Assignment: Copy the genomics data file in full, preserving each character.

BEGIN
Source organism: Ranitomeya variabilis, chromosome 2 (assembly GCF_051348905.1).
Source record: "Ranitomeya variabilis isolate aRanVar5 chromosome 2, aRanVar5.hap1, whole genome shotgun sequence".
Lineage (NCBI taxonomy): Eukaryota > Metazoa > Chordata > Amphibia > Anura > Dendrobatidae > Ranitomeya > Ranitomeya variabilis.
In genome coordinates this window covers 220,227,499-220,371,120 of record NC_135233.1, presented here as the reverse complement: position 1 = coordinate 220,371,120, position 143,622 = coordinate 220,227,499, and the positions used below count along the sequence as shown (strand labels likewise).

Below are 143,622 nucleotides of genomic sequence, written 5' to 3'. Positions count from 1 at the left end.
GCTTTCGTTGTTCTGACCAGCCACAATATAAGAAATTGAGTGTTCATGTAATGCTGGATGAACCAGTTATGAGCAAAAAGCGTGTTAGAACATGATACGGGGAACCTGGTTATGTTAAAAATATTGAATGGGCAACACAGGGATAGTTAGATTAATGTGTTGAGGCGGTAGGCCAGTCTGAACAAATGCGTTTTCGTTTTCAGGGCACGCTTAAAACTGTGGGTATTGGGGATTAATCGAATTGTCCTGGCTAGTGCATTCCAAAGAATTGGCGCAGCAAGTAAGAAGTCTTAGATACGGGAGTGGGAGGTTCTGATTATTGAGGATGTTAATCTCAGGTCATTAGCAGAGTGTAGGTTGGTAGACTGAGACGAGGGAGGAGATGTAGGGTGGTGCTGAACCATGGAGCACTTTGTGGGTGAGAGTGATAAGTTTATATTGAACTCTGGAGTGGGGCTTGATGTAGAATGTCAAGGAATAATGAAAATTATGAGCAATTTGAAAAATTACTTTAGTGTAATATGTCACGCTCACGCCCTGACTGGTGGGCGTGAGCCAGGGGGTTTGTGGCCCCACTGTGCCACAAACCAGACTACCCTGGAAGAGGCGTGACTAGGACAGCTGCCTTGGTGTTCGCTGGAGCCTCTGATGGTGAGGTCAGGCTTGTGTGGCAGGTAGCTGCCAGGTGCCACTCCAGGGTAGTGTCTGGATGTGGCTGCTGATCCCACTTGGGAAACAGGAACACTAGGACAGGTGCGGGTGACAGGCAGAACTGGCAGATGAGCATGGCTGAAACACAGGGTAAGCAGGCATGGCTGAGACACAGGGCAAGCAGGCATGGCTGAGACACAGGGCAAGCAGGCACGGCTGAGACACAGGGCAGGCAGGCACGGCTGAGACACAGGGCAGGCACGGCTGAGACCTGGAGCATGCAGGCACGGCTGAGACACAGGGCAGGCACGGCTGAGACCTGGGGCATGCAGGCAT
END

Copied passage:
Source organism: Ranitomeya variabilis, chromosome 2 (assembly GCF_051348905.1).
Source record: "Ranitomeya variabilis isolate aRanVar5 chromosome 2, aRanVar5.hap1, whole genome shotgun sequence".
Lineage (NCBI taxonomy): Eukaryota > Metazoa > Chordata > Amphibia > Anura > Dendrobatidae > Ranitomeya > Ranitomeya variabilis.
In genome coordinates this window covers 220,227,499-220,371,120 of record NC_135233.1, presented here as the reverse complement: position 1 = coordinate 220,371,120, position 143,622 = coordinate 220,227,499, and the positions used below count along the sequence as shown (strand labels likewise).

Below are 143,622 nucleotides of genomic sequence, written 5' to 3'. Positions count from 1 at the left end.
GCTTTCGTTGTTCTGACCAGCCACAATATAAGAAATTGAGTGTTCATGTAATGCTGGATGAACCAGTTATGAGCAAAAAGCGTGTTAGAACATGATACGGGGAACCTGGTTATGTTAAAAATATTGAATGGGCAACACAGGGATAGTTAGATTAATGTGTTGAGGCGGTAGGCCAGTCTGAACAAATGCGTTTTCGTTTTCAGGGCACGCTTAAAACTGTGGGTATTGGGGATTAATCGAATTGTCCTGGCTAGTGCATTCCAAAGAATTGGCGCAGCAAGTAAGAAGTCTTAGATACGGGAGTGGGAGGTTCTGATTATTGAGGATGTTAATCTCAGGTCATTAGCAGAGTGTAGGTTGGTAGACTGAGACGAGGGAGGAGATGTAGGGTGGTGCTGAACCATGGAGCACTTTGTGGGTGAGAGTGATAAGTTTATATTGAACTCTGGAGTGGGGCTTGATGTAGAATGTCAAGGAATAATGAAAATTATGAGCAATTTGAAAAATTACTTTAGTGTAATATGTCACGCTCACGCCCTGACTGGTGGGCGTGAGCCAGGGGGTTTGTGGCCCCACTGTGCCACAAACCAGACTACCCTGGAAGAGGCGTGACTAGGACAGCTGCCTTGGTGTTCGCTGGAGCCTCTGATGGTGAGGTCAGGCTTGTGTGGCAGGTAGCTGCCAGGTGCCACTCCAGGGTAGTGTCTGGATGTGGCTGCTGATCCCACTTGGGAAACAGGAACACTAGGACAGGTGCGGGTGACAGGCAGAACTGGCAGATGAGCATGGCTGAAACACAGGGTAAGCAGGCATGGCTGAGACACAGGGCAAGCAGGCATGGCTGAGACACAGGGCAAGCAGGCACGGCTGAGACACAGGGCAGGCAGGCACGGCTGAGACACAGGGCAGGCACGGCTGAGACCTGGAGCATGCAGGCACGGCTGAGACACAGGGCAGGCACGGCTGAGACCTGGGGCATGCAGGCAT